Submitted by Dave Burns, Matias Viegener & Austin Young
Endless Orchard is an enclosed square within the park that contains a grid of fruit trees around three perfectly mirrored walls, open to the south. The visitor to the orchard will experience the endless vista of fruit trees that once characterized so much of California, whose agrarian bounty was the first engine of the state’s rapid growth. The endless geometric grids of agricultural plantings that visitors once associated with California are rapidly disappearing, displaced by unbounded urban sprawl. Endless Orchard attempts to recapture the sensation of these limitless plantings by surrounding a small urban grid of fruit trees with three reflective walls, so the visitor sees nothing but trees in every direction except for the backdrop of City Hall to the south.
The space will be a square from the outside, echoing the city block, but will be infinite on the inside. Everyone will be invited to pick the fruit of the orchard. In order to provide the greatest variety of fruits, all the trees in the Endless Orchard will be 5-in-1 grafted fruit trees, with plums, peaches, apricots, nectarines and pluots, for example, all ripening at different times of the season.
The orchard will include ground-level educational signage and texts on the history of agriculture in California as well as the ethics of a public fruit park: Everyone is invited to pick fruit, but all are asked to share. We ask visitors to take no more than they can hold in their hands: Sample, don’t hoard.
We propose the Endless Orchard as a way of contrasting California’s agricultural legacy with its current role in entertainment and the promotion of illusions. Endless Orchard puts California’s agrarian roots into dialogue with its urban future. Most of what we see around us as urban sprawl was once farmland, and the promise of California was fueled by two colors: orange and gold. First was the Gold Rush, and then citrus. The oranges became agribusiness and the gold was displaced by show business, the defense industry and high-tech.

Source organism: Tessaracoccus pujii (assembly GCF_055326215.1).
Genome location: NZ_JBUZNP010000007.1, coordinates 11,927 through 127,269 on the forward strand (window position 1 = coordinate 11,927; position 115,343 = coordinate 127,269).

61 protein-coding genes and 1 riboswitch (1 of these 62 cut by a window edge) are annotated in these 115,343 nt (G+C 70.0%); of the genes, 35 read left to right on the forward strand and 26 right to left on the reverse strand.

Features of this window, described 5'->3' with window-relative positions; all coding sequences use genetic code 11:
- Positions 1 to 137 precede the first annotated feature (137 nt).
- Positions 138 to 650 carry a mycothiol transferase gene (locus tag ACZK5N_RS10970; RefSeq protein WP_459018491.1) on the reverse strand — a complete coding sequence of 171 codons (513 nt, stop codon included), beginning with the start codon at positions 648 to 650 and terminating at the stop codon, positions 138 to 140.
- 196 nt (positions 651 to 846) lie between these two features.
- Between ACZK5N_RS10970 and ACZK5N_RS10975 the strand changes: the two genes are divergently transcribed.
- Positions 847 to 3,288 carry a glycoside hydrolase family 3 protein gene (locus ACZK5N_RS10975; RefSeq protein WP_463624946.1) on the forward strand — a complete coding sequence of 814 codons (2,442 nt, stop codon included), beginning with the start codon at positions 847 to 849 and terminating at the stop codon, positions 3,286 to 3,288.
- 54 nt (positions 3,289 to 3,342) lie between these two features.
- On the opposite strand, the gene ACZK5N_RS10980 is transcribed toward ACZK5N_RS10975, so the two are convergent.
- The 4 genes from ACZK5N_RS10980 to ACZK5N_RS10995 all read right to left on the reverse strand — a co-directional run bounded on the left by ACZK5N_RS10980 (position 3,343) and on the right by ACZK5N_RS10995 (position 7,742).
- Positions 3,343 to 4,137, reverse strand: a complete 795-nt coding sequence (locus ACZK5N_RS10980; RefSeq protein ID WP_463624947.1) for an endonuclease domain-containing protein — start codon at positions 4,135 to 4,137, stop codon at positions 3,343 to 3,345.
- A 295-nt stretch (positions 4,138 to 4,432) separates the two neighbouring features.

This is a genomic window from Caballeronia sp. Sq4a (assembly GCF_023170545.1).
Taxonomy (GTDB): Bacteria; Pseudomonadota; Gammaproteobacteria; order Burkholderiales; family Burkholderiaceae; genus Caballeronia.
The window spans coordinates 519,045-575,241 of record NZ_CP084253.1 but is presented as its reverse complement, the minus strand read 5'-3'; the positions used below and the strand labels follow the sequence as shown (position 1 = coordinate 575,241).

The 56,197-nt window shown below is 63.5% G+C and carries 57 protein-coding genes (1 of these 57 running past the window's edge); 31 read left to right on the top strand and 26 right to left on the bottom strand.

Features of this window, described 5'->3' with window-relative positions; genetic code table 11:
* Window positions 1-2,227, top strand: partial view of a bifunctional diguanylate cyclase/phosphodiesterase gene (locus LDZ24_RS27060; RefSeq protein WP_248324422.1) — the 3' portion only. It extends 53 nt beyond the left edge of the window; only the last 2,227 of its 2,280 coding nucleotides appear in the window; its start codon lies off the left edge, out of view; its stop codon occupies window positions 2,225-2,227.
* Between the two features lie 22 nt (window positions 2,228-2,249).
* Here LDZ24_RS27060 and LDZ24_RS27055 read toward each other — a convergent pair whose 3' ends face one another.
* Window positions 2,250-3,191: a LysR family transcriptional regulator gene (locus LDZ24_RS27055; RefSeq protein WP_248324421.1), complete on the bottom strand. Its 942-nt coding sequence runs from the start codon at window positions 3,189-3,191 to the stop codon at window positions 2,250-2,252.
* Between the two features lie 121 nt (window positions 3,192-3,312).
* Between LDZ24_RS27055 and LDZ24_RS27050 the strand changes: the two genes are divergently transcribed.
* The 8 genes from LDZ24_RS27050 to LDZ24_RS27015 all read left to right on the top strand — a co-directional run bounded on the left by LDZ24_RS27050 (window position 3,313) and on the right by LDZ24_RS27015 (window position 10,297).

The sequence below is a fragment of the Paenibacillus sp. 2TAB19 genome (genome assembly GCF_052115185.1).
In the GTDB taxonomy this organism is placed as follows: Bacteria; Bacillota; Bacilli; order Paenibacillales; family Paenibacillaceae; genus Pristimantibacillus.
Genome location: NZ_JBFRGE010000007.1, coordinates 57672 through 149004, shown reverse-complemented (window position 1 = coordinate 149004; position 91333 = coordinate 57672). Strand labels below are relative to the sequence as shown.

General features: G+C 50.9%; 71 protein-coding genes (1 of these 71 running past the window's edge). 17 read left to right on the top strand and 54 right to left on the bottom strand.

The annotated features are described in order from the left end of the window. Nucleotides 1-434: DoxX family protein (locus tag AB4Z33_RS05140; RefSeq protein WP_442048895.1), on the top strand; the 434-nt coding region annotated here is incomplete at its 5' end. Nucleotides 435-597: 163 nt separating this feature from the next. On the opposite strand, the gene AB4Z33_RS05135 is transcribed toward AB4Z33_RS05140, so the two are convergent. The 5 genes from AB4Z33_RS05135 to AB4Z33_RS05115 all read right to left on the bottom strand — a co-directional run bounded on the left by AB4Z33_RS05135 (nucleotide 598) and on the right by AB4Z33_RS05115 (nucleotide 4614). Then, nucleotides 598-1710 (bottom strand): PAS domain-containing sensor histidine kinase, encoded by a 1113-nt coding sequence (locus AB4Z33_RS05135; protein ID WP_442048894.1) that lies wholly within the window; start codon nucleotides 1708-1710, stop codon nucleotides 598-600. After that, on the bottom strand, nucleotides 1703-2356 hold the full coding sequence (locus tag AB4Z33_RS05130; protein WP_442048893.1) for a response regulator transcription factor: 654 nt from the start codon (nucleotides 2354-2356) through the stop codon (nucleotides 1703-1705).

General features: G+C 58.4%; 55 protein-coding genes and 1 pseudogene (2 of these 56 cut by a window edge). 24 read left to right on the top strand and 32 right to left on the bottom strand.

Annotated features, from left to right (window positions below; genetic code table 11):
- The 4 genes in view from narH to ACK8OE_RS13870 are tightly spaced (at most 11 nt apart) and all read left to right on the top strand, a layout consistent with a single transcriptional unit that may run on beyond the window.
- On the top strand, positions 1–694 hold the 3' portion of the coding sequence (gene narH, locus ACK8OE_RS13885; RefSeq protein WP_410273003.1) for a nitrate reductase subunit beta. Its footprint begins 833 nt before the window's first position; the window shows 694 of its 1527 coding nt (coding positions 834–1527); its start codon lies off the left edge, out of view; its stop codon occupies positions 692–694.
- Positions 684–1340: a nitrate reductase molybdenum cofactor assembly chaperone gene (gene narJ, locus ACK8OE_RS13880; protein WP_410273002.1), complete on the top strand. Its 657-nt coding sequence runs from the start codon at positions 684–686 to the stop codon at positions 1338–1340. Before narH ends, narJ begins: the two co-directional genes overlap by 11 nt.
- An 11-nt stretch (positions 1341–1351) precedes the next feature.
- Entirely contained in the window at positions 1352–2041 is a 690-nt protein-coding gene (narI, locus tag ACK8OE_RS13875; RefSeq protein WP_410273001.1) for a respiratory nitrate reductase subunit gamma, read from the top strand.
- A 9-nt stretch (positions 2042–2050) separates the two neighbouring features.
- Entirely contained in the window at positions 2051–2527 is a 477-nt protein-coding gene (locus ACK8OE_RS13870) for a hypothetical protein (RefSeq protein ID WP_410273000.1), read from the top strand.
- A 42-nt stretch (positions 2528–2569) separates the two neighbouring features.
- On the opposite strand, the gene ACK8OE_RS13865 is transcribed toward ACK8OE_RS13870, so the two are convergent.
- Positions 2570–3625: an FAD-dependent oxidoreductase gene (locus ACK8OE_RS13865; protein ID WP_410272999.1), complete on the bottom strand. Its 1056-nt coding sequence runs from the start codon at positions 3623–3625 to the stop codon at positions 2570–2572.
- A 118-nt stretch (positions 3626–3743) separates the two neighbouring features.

The fruit trees will be in rows of 10-by-10, spaced 10 feet apart, so the total shape of the Endless Orchard would be the size of two adjacent city lots. Because it is on a slope, half will be below grade and half at grade, so that seen from one side there will be no boundaries. The ground below the trees will be decomposed granite and contain occasional embedded brass plaques with information on fruit and the history of agriculture in Los Angeles. On the exterior wall will be a water fountain and sink for washing the harvested fruit. The orchard will be bare in the winter and leafy in the summer.
Food has always provided the most ancient forms of communion among people. Hunters and gatherers banded together more for survival than mere protection, and gatherers became farmers; farming laid the ground for human’s connections to the earth and farms became the first communities. Among all the foods, fruit holds a special place as a symbol of bounty. Signifying fertility, beauty and hospitality, fruit is grown everywhere that people live. The social exchange of food forms the basis of the culture, which is why we like to give fruit as a gift.